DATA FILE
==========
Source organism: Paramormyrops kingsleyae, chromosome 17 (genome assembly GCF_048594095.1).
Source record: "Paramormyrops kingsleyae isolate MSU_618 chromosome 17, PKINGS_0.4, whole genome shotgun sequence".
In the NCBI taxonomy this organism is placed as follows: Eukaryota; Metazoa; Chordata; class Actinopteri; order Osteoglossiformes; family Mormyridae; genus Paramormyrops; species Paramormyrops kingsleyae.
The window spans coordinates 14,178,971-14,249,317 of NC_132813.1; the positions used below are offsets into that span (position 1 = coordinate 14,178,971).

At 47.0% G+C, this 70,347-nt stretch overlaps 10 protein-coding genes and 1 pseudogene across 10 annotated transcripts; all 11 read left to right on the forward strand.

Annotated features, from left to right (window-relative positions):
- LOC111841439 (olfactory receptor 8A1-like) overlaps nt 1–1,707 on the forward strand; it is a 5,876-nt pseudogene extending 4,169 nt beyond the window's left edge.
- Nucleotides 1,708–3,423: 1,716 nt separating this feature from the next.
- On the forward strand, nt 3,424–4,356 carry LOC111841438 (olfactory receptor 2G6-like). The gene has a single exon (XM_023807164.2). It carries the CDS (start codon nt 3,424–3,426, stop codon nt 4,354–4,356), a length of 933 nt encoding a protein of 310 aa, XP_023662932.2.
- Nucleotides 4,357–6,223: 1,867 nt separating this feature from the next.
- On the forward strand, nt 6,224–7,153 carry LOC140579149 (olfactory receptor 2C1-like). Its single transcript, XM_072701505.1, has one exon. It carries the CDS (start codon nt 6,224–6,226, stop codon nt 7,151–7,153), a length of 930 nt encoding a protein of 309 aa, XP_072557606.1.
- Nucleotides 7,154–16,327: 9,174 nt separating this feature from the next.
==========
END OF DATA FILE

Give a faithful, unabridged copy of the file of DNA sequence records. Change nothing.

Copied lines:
Source organism: Paramormyrops kingsleyae, chromosome 17 (genome assembly GCF_048594095.1).
Source record: "Paramormyrops kingsleyae isolate MSU_618 chromosome 17, PKINGS_0.4, whole genome shotgun sequence".
In the NCBI taxonomy this organism is placed as follows: Eukaryota; Metazoa; Chordata; class Actinopteri; order Osteoglossiformes; family Mormyridae; genus Paramormyrops; species Paramormyrops kingsleyae.
The window spans coordinates 14,178,971-14,249,317 of NC_132813.1; the positions used below are offsets into that span (position 1 = coordinate 14,178,971).

At 47.0% G+C, this 70,347-nt stretch overlaps 10 protein-coding genes and 1 pseudogene across 10 annotated transcripts; all 11 read left to right on the forward strand.

Annotated features, from left to right (window-relative positions):
- LOC111841439 (olfactory receptor 8A1-like) overlaps nt 1–1,707 on the forward strand; it is a 5,876-nt pseudogene extending 4,169 nt beyond the window's left edge.
- Nucleotides 1,708–3,423: 1,716 nt separating this feature from the next.
- On the forward strand, nt 3,424–4,356 carry LOC111841438 (olfactory receptor 2G6-like). The gene has a single exon (XM_023807164.2). It carries the CDS (start codon nt 3,424–3,426, stop codon nt 4,354–4,356), a length of 933 nt encoding a protein of 310 aa, XP_023662932.2.
- Nucleotides 4,357–6,223: 1,867 nt separating this feature from the next.
- On the forward strand, nt 6,224–7,153 carry LOC140579149 (olfactory receptor 2C1-like). Its single transcript, XM_072701505.1, has one exon. It carries the CDS (start codon nt 6,224–6,226, stop codon nt 7,151–7,153), a length of 930 nt encoding a protein of 309 aa, XP_072557606.1.
- Nucleotides 7,154–16,327: 9,174 nt separating this feature from the next.